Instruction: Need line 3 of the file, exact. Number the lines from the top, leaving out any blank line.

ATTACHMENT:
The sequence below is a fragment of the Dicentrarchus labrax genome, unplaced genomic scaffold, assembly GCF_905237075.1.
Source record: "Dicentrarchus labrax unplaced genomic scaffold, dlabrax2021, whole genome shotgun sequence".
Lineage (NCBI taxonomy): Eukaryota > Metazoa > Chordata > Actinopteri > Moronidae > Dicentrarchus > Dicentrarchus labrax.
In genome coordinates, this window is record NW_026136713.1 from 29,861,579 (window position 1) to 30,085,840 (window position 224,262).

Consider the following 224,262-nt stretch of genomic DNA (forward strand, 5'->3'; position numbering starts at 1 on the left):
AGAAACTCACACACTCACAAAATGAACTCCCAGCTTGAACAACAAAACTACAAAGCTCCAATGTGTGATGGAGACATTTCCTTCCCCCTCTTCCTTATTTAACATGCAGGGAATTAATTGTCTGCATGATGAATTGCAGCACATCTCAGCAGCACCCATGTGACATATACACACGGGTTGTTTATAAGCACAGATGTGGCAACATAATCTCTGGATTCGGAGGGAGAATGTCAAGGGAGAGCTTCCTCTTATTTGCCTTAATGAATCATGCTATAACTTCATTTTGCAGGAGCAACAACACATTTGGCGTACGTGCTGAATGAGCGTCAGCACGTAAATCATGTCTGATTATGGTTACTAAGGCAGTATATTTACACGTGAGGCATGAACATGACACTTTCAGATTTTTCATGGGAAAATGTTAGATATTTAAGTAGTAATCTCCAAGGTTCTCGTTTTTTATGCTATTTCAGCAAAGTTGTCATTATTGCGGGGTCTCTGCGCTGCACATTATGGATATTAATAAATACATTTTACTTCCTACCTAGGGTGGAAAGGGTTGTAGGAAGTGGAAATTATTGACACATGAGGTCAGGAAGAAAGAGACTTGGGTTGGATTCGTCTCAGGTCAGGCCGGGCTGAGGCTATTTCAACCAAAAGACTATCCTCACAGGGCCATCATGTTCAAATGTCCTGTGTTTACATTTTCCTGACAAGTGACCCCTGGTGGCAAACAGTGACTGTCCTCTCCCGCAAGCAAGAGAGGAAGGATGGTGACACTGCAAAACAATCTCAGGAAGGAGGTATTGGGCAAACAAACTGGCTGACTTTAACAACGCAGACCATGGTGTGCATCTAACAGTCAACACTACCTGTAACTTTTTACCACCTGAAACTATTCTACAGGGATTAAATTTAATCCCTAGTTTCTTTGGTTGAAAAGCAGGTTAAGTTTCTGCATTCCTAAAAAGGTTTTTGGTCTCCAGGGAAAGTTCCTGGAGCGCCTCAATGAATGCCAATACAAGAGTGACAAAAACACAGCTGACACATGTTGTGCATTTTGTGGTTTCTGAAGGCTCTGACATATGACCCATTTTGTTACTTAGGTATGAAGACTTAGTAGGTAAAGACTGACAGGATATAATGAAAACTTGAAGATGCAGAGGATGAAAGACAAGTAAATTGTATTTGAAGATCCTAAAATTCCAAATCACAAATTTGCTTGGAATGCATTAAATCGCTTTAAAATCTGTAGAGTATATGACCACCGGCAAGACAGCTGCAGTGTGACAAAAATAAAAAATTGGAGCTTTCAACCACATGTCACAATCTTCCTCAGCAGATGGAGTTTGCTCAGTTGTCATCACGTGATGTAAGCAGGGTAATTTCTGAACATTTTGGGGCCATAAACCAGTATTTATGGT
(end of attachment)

Lineage (NCBI taxonomy): Eukaryota > Metazoa > Chordata > Actinopteri > Moronidae > Dicentrarchus > Dicentrarchus labrax.